Sex is worth nurturing as it helps you stay bonded and strengthens your love and closeness, but it fades away after years of marriage.
According to certified sex therapist Laurie Watson, author of “Wanting Sex Again: How to Rediscover Your Desire and Heal a Sexless Marriage”, after years of marriage it’s not unusual for sex to happen less often and feel less satisfying than it used to.
Watson has suggested some tips to bring it back into your relationship, according to Huffington Post.
First try to understand where it went, said Watson.
When a relationship becomes real, with conflicts and genuine needs, some of the high wears off and we have to work through physical or psychological stumbling blocks, she said.
She added that our bodies still need touch and sexual release to deeply connect us as partners, but we don’t always have the same biological prompt — a sexual urge, an instinctual nudge, or an outright horny feeling. A woman with low desire is like a Porsche with a tank full of gas and a broken starter.
Next try to bring up a conversation when you’re not in bed — maybe at the dinner table or while taking a walk together, she suggested.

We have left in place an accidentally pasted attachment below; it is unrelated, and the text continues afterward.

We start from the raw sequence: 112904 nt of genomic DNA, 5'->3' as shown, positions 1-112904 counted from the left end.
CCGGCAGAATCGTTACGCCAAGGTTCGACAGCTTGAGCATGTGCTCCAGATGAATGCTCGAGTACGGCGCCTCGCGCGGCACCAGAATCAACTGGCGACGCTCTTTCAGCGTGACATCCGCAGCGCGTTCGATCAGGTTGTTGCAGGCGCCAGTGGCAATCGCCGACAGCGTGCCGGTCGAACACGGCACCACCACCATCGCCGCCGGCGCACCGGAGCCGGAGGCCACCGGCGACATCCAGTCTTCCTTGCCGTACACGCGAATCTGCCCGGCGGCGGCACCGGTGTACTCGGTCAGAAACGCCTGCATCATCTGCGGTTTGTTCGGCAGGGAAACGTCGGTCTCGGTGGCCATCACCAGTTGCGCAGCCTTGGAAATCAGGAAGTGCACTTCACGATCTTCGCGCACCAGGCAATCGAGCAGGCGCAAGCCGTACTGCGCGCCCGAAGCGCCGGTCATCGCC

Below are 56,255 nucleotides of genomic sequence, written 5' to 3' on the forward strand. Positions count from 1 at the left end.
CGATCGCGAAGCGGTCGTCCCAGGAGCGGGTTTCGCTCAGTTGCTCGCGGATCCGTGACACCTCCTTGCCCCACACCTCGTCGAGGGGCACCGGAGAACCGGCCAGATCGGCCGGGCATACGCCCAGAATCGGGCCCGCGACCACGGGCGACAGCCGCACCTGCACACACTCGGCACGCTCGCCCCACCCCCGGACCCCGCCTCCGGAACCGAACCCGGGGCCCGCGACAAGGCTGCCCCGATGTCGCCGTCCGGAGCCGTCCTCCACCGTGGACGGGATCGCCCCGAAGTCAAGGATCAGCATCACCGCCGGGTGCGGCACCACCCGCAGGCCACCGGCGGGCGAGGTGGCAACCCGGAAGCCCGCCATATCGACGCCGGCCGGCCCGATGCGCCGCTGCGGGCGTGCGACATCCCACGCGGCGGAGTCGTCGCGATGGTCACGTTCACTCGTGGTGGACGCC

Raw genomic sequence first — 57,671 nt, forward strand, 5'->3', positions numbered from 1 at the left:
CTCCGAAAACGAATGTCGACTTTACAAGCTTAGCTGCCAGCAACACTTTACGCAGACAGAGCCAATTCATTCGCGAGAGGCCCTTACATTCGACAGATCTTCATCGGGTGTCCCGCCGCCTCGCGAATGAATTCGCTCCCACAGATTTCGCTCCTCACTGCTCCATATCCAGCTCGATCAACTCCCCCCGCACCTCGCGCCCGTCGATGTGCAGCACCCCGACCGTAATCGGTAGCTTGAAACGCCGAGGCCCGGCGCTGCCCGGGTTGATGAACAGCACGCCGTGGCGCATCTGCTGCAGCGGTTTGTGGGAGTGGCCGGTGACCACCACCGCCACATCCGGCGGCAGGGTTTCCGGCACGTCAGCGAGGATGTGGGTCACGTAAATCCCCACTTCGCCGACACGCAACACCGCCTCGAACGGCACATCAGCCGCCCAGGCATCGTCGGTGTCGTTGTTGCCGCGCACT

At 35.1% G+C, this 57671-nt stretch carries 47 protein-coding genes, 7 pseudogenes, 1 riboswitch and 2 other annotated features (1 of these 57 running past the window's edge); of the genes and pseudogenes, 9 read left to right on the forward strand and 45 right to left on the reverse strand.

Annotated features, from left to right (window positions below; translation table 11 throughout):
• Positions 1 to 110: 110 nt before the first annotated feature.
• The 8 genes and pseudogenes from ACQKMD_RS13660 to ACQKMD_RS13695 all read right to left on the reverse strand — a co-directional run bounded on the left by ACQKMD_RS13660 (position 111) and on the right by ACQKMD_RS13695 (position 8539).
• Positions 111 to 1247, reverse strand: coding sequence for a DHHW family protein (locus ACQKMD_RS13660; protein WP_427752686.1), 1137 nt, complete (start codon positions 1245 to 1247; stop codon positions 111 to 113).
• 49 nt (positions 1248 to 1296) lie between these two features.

Ask for permission to bring up a difficult topic so your partner will be serious and receptive. Talk honestly, and be careful to be gentle and loving to avoid putting the other person on the defensive. “State your desire for your partner in a positive way,” Watson advises.
Watson also advised checking your medicines.
If you or your partner takes for other medical conditions that may have the unwanted side effect of interfering with interest and arousal. Be assertive in asking your doctor about sexual side effects and what you can do about them, she said.
To counter the deadening effects of these medications, she recommends the use of a vibrator.
Any stress in the relationship quickly finds its way into the bedroom. In this case you can take a therapist’s help, according to Watson.
A good therapist can help you see whether a non-sexual problem in the relationship — such as resentment, lack of trust, or body image issues — may be manifesting itself in sexual avoidance, and give you the communication tools to solve it, she added.
Be open to change- Sexual shut-down isn’t inevitable as we age, but change is.
The key is staying open and flexible, said Watson. She suggests to try new techniques, different stimuli, different timing. Learn to seduce your partner anew.
Try pleasuring yourself on your own to see whether a different pace, touch, or fantasy arouses you more than what you’re used to, she stated.